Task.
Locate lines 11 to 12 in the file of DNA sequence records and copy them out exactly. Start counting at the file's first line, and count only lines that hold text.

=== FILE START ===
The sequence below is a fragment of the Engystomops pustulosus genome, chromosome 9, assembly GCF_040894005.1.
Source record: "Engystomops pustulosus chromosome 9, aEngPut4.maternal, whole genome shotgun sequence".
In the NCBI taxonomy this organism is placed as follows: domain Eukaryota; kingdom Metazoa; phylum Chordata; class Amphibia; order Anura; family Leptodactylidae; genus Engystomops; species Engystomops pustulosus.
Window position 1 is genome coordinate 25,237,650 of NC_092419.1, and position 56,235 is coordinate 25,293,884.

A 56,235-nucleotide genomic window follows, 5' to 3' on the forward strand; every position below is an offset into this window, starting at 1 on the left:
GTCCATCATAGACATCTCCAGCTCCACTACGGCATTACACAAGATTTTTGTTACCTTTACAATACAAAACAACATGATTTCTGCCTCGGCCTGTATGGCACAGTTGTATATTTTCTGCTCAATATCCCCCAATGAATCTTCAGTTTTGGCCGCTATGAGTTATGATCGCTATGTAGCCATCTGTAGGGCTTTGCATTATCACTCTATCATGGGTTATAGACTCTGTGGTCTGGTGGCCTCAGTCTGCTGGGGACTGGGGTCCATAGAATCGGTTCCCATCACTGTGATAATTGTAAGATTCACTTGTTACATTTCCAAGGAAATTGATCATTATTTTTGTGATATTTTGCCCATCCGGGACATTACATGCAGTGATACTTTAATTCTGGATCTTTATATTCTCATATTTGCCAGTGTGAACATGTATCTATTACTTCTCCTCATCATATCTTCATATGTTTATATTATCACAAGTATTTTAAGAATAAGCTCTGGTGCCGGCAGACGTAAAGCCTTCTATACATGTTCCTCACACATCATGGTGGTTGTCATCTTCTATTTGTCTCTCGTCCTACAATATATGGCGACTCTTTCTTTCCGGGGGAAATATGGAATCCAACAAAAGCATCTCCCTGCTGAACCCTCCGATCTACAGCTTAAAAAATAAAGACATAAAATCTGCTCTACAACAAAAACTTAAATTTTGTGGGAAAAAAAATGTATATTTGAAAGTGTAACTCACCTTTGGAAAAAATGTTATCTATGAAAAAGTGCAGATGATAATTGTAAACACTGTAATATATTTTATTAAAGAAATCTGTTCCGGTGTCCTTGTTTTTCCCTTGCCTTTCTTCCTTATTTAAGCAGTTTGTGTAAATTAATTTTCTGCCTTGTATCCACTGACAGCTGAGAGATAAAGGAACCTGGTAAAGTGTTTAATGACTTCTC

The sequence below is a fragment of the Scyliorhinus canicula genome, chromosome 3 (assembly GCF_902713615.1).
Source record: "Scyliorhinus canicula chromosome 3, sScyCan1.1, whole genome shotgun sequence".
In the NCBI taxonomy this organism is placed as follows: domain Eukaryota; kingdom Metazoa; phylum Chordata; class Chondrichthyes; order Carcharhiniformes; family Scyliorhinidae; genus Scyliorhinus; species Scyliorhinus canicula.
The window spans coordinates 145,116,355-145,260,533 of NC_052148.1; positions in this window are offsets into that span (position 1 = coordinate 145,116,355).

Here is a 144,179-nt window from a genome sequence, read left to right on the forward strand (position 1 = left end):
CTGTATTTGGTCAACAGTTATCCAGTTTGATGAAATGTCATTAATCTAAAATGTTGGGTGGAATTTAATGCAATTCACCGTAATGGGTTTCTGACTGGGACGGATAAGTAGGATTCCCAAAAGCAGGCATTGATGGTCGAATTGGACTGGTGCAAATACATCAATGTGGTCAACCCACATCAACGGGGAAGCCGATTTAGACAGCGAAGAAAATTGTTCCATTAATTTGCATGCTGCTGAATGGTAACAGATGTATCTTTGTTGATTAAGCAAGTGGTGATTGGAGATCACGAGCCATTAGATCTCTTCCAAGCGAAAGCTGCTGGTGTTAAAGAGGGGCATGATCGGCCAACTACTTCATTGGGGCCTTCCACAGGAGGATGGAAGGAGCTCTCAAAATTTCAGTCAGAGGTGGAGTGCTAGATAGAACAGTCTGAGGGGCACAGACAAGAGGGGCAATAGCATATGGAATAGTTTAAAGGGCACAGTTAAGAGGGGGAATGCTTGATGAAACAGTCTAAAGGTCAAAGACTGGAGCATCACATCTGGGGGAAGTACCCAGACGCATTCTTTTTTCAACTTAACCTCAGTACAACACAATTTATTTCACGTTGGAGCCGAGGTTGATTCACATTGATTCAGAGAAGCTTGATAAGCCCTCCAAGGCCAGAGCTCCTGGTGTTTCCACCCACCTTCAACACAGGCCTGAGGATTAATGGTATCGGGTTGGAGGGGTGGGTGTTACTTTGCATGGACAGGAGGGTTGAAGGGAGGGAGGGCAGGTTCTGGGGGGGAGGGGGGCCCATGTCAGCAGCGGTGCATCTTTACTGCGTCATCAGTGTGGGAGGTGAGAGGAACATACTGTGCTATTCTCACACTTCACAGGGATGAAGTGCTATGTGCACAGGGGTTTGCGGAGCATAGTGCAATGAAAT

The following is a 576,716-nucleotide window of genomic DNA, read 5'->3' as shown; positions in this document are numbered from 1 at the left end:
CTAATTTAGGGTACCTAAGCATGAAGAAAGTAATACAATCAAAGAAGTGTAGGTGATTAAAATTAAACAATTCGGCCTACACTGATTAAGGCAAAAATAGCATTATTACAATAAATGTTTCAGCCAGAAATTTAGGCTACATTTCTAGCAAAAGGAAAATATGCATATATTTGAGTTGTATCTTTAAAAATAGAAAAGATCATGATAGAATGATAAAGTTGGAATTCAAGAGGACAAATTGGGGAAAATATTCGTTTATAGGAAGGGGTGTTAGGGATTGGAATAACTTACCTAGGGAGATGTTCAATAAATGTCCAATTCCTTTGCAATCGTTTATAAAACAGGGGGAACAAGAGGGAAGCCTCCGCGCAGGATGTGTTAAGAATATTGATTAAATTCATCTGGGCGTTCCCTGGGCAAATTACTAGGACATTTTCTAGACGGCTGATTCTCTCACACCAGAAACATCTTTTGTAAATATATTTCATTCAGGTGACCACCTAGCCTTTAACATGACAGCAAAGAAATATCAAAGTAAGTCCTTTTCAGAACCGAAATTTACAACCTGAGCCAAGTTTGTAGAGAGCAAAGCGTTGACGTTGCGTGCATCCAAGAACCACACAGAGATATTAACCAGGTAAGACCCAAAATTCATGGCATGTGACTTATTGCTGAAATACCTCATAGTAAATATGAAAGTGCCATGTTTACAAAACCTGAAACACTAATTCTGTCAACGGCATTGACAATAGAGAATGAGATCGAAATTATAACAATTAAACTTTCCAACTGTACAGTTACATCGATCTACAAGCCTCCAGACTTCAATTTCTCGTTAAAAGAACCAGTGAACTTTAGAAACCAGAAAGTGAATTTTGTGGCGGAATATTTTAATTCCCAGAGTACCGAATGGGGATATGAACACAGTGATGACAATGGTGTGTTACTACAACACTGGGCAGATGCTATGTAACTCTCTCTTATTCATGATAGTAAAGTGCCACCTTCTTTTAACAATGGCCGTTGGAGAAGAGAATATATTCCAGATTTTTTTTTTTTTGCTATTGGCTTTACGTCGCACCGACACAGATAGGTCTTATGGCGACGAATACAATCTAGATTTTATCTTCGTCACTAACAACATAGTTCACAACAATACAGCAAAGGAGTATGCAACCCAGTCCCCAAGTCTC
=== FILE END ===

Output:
Here is a 144,179-nt window from a genome sequence, read left to right on the forward strand (position 1 = left end):
CTGTATTTGGTCAACAGTTATCCAGTTTGATGAAATGTCATTAATCTAAAATGTTGGGTGGAATTTAATGCAATTCACCGTAATGGGTTTCTGACTGGGACGGATAAGTAGGATTCCCAAAAGCAGGCATTGATGGTCGAATTGGACTGGTGCAAATACATCAATGTGGTCAACCCACATCAACGGGGAAGCCGATTTAGACAGCGAAGAAAATTGTTCCATTAATTTGCATGCTGCTGAATGGTAACAGATGTATCTTTGTTGATTAAGCAAGTGGTGATTGGAGATCACGAGCCATTAGATCTCTTCCAAGCGAAAGCTGCTGGTGTTAAAGAGGGGCATGATCGGCCAACTACTTCATTGGGGCCTTCCACAGGAGGATGGAAGGAGCTCTCAAAATTTCAGTCAGAGGTGGAGTGCTAGATAGAACAGTCTGAGGGGCACAGACAAGAGGGGCAATAGCATATGGAATAGTTTAAAGGGCACAGTTAAGAGGGGGAATGCTTGATGAAACAGTCTAAAGGTCAAAGACTGGAGCATCACATCTGGGGGAAGTACCCAGACGCATTCTTTTTTCAACTTAACCTCAGTACAACACAATTTATTTCACGTTGGAGCCGAGGTTGATTCACATTGATTCAGAGAAGCTTGATAAGCCCTCCAAGGCCAGAGCTCCTGGTGTTTCCACCCACCTTCAACACAGGCCTGAGGATTAATGGTATCGGGTTGGAGGGGTGGGTGTTACTTTGCATGGACAGGAGGGTTGAAGGGAGGGAGGGCAGGTTCTGGGGGGGAGGGGGGCCCATGTCAGCAGCGGTGCATCTTTACTGCGTCATCAGTGTGGGAGGTGAGAGGAACATACTGTGCTATTCTCACACTTCACAGGGATGAAGTGCTATGTGCACAGGGGTTTGCGGAGCATAGTGCAATGAAAT